What is a Private Investigator?

Private investigators have a rather interesting place in society. Particularly in how the public view them. Most people’s experiences with a private investigator, or someone with their set of skills, would be through some kind of media. Whether it be through a film, book, etc. It tends to be through some form of fiction. Which, naturally, has gathered mystique around the profession, and those who hire them.

The view that the public eye has of private investigators or detectives, is an interesting one. You might hear the term private investigator and picture someone in a trench coat, lighting a cigarette to a muted trumpet in some kind of noir film. And although there are stories in which PIs are portrayed accurately, what they spend most of their time doing is not often at center stage. Unless of course the story follows from the perspective or workings of a law firm, for example. This is the realm in which private investigation spends a majority of their time.

So What is a Private Investigator?

A private investigator, sometimes referred to as a private detective or inquiry agent, is a person who works to undertake investigatory law services. An individual or group may hire them. In an informal context, they may even be referred to as a private eye. In most cases, not so often portrayed in fiction, they work for attorneys. Mostly in civil and criminals cases.

Who Do They Work For?

More often than not, PIs with special academic and practical experience work with defence attorneys. PIs generally work in capital punishment or criminal defense cases.

There are others who hire them however. Insurance companies often hire private investigators as insurance investigators. Probably on of the other biggest clients to hire a PI. Private investigators often come in to investigate suspicious claims.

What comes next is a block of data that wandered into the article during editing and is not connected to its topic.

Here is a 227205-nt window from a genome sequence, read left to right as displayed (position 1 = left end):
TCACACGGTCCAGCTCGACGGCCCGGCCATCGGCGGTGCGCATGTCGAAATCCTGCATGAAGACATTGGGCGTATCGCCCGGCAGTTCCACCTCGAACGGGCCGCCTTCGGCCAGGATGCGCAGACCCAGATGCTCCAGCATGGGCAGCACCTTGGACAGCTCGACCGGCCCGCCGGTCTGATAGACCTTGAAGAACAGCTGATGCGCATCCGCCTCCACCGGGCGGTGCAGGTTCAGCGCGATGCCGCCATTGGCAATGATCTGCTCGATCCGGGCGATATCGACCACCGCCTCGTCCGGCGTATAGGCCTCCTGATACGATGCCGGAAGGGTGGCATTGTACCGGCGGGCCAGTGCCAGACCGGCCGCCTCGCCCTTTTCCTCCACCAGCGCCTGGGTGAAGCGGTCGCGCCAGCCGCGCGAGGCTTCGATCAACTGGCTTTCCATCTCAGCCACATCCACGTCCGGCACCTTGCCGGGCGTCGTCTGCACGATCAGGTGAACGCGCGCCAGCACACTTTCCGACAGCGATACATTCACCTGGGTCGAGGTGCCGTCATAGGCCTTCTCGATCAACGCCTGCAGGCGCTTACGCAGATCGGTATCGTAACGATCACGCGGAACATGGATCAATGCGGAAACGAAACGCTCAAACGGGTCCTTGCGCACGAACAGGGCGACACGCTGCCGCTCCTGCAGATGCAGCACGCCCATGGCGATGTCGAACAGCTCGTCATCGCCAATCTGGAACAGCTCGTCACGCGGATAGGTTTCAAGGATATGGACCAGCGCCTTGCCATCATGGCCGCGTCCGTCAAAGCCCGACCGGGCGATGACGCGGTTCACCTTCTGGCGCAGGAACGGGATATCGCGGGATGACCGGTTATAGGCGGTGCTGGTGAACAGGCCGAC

Before the advent of no-fault divorce, a large number of private investigators sought evidence of adultery or other conduct within marriage. Attorneys or spouses could then use this evidence to establish grounds for divorce. In today’s age in most developed countries, fortunately, this service is no longer a necessity.

Even so, and despite the lack of legal necessity for such undertakings, collecting evidence of adultery within a marriage or partnership continues to be very lucrative work for private investigators. That aside, these surveillance services are still very much sought after for other issues or disputes within a couple. Evidence of abuse, neglect or other forms of negative behaviour, is often necessitated for court cases. In disputes such as these child custody may be at stake, as well as alimony and marital property dispiutes.

Investors also hire private investigators, for a variety of reasons. They enable the investor to perform their due diligence before entering into any form of binding agreement. This could be relevant to a business person looking to invest in an investment group, fund manager or other high-risk ventures. Private investigators will most often carry out these services to sniff out any kind of fraud, or unreliability. Licensed or experienced private investigators do their best to reveal whether an investment is risky, worthwhile or reliable.

Closing Thoughts

So there you have it. A brief summary of what private investigators are, and what they might be hired for. As well as, who often hires them. If you find yourself interested in further details on how private investigators perform their jobs, have a look at some of our previous articles. Background checks for example and the collection of evidence for presentation in court, are amongst their most notable responsibilities.

If you find yourself in need of this particular set of skills, please feel free to call us. Or simply click on this link to get in contact with one of our team members.

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